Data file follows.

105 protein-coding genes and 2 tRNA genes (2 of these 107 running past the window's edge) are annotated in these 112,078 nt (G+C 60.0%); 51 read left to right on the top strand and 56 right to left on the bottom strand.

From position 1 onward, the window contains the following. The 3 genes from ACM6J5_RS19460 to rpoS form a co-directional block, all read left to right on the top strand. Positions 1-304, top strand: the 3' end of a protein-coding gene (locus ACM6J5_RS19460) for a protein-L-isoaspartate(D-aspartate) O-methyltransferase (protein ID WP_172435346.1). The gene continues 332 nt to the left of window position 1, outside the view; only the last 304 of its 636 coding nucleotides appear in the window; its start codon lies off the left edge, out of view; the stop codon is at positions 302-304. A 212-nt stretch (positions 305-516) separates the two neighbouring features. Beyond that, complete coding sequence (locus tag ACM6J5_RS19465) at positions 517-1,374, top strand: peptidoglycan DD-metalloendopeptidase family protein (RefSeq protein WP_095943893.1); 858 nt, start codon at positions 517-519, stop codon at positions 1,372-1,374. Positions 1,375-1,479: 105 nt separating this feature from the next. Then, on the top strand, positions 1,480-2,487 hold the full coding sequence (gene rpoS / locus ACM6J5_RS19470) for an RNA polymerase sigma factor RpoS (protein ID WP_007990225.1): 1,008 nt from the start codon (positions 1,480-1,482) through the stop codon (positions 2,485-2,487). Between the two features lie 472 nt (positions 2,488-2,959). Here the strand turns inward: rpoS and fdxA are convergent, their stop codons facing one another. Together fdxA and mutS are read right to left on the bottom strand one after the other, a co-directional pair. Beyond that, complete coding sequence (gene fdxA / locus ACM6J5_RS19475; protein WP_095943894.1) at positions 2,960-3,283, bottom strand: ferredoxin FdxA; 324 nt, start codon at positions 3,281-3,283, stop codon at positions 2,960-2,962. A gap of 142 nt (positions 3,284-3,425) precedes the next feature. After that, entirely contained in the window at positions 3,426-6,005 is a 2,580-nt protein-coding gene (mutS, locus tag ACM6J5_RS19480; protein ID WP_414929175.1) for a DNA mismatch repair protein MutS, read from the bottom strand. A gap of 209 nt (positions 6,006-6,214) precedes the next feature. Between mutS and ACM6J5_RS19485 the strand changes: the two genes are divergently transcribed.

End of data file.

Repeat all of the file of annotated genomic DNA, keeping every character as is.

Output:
105 protein-coding genes and 2 tRNA genes (2 of these 107 running past the window's edge) are annotated in these 112,078 nt (G+C 60.0%); 51 read left to right on the top strand and 56 right to left on the bottom strand.

From position 1 onward, the window contains the following. The 3 genes from ACM6J5_RS19460 to rpoS form a co-directional block, all read left to right on the top strand. Positions 1-304, top strand: the 3' end of a protein-coding gene (locus ACM6J5_RS19460) for a protein-L-isoaspartate(D-aspartate) O-methyltransferase (protein ID WP_172435346.1). The gene continues 332 nt to the left of window position 1, outside the view; only the last 304 of its 636 coding nucleotides appear in the window; its start codon lies off the left edge, out of view; the stop codon is at positions 302-304. A 212-nt stretch (positions 305-516) separates the two neighbouring features. Beyond that, complete coding sequence (locus tag ACM6J5_RS19465) at positions 517-1,374, top strand: peptidoglycan DD-metalloendopeptidase family protein (RefSeq protein WP_095943893.1); 858 nt, start codon at positions 517-519, stop codon at positions 1,372-1,374. Positions 1,375-1,479: 105 nt separating this feature from the next. Then, on the top strand, positions 1,480-2,487 hold the full coding sequence (gene rpoS / locus ACM6J5_RS19470) for an RNA polymerase sigma factor RpoS (protein ID WP_007990225.1): 1,008 nt from the start codon (positions 1,480-1,482) through the stop codon (positions 2,485-2,487). Between the two features lie 472 nt (positions 2,488-2,959). Here the strand turns inward: rpoS and fdxA are convergent, their stop codons facing one another. Together fdxA and mutS are read right to left on the bottom strand one after the other, a co-directional pair. Beyond that, complete coding sequence (gene fdxA / locus ACM6J5_RS19475; protein WP_095943894.1) at positions 2,960-3,283, bottom strand: ferredoxin FdxA; 324 nt, start codon at positions 3,281-3,283, stop codon at positions 2,960-2,962. A gap of 142 nt (positions 3,284-3,425) precedes the next feature. After that, entirely contained in the window at positions 3,426-6,005 is a 2,580-nt protein-coding gene (mutS, locus tag ACM6J5_RS19480; protein ID WP_414929175.1) for a DNA mismatch repair protein MutS, read from the bottom strand. A gap of 209 nt (positions 6,006-6,214) precedes the next feature. Between mutS and ACM6J5_RS19485 the strand changes: the two genes are divergently transcribed.